In reverting to the heads of the present essay, we are to recollect that we have been considering the effects produced in real believers by pure Christianity, considered as a whole, consisting of both preceptive and doctrinal parts. These effects are as follows— that unregenerate man who is ever prone to be ungodly and immoral, and is therefore ever liable to be miserable, is so transformed, that he is brought into the pious exercise of those dispositions and duties which are required towards the Almighty—that in his personal character, and in his conduct towards his fellow creatures, he becomes conformed to the moral image of his Creator, in imitation of the perfect pattern presented to him in Christ—and lastly, that he is introduced to substantial happiness, and to the hope of such a heavenly inheritance, as perfectly consists with the purity and perfection of God. We have, moreover, found occasion to remark that Christianity, regarded as a moral science, was revealed by our Lord and his apostles, in so perfect a state, as never to have received, since that period, the slightest improvement—that its characteristic features are, in various respects, novel, and such as human philosophy could not have imagined—that however opposed and obstructed by circumstances, it is of universal applicability to mankind—and finally, that on a fair comparison with other schemes of religion, it is found to contain all which they have of good, to reject all which they have of evil, and in point of moral efficacy to stand unequalled and alone.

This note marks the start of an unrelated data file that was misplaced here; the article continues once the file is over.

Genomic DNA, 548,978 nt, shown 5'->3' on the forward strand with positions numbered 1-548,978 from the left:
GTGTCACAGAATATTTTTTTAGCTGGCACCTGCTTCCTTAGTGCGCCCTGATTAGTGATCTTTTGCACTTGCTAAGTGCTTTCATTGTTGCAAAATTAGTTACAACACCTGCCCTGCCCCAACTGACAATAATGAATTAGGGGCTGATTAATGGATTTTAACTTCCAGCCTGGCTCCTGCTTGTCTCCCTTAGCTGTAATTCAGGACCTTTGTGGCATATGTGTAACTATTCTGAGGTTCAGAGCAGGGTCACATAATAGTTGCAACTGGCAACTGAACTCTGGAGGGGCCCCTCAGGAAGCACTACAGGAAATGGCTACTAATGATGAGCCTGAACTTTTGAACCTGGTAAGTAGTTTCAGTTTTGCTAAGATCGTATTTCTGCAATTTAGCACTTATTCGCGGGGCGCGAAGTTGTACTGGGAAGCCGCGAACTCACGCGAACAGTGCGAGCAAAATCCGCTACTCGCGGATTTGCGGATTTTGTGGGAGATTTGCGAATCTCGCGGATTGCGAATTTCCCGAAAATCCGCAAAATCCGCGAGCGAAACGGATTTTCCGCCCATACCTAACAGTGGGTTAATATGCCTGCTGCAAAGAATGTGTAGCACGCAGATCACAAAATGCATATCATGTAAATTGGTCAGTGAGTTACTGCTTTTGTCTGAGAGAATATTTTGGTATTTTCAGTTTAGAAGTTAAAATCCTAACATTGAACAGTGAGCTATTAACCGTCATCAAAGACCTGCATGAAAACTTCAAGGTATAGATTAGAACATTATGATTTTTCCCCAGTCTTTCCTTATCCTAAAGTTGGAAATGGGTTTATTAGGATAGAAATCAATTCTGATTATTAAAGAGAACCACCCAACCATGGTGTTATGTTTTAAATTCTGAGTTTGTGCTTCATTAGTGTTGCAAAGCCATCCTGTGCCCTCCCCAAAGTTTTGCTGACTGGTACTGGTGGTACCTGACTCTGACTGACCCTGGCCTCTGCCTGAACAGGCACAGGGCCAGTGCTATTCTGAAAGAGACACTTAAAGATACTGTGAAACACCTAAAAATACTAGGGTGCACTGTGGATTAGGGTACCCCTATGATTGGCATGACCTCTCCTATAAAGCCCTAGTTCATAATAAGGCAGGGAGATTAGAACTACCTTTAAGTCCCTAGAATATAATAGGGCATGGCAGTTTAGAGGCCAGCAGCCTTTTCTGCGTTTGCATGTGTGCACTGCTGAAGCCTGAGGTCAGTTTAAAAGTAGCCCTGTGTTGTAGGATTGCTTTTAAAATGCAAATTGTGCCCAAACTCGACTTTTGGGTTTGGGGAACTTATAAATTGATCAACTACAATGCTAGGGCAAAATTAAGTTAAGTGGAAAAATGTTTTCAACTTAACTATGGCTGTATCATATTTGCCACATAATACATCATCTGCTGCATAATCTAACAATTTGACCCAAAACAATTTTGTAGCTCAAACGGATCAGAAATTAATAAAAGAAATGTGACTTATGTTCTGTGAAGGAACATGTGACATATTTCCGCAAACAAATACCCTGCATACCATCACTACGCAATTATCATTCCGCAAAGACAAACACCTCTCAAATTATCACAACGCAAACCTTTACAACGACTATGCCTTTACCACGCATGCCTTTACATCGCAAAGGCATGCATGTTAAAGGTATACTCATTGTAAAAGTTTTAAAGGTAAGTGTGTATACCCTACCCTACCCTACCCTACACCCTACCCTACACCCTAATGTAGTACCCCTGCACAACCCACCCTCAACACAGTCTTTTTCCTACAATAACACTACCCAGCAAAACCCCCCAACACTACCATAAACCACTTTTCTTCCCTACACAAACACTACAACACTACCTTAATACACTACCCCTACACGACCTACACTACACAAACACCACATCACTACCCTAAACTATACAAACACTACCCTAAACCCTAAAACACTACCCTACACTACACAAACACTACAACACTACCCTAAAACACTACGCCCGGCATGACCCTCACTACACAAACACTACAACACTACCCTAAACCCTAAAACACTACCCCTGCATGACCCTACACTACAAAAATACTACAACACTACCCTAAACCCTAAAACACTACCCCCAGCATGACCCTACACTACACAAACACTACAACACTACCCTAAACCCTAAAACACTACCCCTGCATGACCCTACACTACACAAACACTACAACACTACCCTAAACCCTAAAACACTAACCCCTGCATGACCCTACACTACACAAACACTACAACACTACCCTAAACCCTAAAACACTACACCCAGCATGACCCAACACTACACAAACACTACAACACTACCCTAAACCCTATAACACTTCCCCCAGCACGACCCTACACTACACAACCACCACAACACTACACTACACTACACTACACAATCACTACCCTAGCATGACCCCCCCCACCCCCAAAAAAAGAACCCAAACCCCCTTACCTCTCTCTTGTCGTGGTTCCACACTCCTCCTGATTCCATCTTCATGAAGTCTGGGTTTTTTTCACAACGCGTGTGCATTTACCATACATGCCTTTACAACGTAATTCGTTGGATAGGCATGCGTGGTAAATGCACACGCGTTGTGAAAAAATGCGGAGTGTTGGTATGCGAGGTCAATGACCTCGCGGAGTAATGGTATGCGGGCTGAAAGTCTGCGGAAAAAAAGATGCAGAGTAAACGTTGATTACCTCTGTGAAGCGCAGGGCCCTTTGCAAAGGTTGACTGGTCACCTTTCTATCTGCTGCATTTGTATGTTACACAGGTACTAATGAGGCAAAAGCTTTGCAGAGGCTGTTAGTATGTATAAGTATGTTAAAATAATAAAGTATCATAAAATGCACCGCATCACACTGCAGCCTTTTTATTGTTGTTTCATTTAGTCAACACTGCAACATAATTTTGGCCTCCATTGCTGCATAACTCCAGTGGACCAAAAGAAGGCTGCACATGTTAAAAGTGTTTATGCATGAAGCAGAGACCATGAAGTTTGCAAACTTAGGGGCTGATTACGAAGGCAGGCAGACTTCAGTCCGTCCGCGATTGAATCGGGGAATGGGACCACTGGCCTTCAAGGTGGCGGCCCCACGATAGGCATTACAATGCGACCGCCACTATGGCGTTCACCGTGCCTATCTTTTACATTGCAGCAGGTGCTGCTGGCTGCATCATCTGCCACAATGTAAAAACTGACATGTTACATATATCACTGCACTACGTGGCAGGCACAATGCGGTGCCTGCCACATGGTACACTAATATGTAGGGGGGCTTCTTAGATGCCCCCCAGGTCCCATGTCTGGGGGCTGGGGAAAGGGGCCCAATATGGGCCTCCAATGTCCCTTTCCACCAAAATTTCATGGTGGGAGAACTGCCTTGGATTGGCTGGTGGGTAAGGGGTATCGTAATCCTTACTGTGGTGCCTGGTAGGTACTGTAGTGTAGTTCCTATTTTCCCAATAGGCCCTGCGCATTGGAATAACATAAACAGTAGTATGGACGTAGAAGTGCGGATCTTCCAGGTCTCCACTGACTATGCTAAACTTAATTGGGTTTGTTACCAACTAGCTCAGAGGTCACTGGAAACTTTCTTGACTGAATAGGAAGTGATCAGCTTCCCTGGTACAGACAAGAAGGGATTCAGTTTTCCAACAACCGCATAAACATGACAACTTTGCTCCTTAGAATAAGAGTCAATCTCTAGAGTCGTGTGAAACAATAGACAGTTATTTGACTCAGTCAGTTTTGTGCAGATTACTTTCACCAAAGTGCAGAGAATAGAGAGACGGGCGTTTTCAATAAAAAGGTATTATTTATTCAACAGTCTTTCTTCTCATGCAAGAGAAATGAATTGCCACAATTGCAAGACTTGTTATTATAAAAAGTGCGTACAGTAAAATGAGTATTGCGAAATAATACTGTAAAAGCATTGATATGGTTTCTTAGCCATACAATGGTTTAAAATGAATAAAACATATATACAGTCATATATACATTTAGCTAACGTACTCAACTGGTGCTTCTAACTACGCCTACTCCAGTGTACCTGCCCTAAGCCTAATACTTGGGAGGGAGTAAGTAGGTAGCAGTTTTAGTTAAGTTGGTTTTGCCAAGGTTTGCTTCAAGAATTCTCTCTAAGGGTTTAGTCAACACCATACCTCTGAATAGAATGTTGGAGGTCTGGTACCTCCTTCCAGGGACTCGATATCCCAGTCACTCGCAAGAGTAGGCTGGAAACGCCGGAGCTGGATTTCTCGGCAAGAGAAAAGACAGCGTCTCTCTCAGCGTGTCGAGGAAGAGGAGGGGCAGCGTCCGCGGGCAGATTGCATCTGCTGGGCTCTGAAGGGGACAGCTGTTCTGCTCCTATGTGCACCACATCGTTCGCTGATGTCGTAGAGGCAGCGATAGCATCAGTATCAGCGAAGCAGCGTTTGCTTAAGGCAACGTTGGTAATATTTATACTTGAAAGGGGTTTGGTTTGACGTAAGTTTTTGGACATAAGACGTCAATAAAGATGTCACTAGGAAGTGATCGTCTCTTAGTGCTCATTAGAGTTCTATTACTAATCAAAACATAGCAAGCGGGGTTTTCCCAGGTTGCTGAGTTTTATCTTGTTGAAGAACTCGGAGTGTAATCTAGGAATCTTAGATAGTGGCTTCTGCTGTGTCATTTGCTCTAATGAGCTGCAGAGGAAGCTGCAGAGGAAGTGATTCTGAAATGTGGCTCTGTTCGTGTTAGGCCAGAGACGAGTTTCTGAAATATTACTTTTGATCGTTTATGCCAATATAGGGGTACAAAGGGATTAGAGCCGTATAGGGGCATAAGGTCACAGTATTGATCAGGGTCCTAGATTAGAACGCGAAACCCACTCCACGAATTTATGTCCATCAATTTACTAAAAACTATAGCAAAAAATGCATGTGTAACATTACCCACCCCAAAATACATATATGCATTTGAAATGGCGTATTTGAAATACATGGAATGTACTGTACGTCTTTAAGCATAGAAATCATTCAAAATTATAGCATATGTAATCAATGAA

Now what is the inference which the candid and
serious reasoner must deduce from these premises? In my opinion it is clearly this: that so extraordinary, so efficacious, so incomparable, a system—a system which in its practical operation, is found to be entirely worthy of God, and exactly adapted to men, cannot be of earthly origin—that to suppose it to have been invented by a few illiterate fishermen, is to insinuate a proposition, than which nothing more monstrous has ever been palmed on human credulity—that in point of fact, like the beautiful and perfect works of nature, it can justly be ascribed only to the power, the wisdom, and the love, of the Deity himself.
Thus do we once more arrive at the sound conclusion, that Christianity is the religion of God. And since it is impossible that the God of all truth, in effecting the moral reformation as well as the happiness of his reasonable creatures, should employ a mere illusion, we may rest unalterably assured that Christianity, although it may contain some mysteries which we have no capacities to fathom, is true—that its doctrines are real, its hopes substantial, its promises sure, its joys unfading and eternal.
ON THE DIVINE AUTHORITY OF THE HOLY SCRIPTURES.
Satisfied, as I trust we now are, of the divine origin of that holy religion of which the Law was the introduction, and the Gospel the perfect revelation, it still remains for us to examine a very important question; namely, whether the record of our religion, contained in the Old and New Testaments, is also to be regarded as of divine origin—in other words, whether the Holy Scriptures were given by inspiration of God?
It is much to be regretted, that some persons who acknowledge the truth of Christianity, nevertheless appear to entertain unsatisfactory views, or are at least perplexed with considerable doubt and obscurity, in reference to this subject. For my own part, I have long been persuaded that the important question now proposed may safely be answered, as the generality of Christian theologians have long been accustomed to answer it, with a clear affirmative. The grounds of that persuasion, I shall endeavour concisely to unfold in the present essay.
We are, in the first place, in possession of a strong antecedent probability of the divine authority of the Scriptures. The principal object of the revelations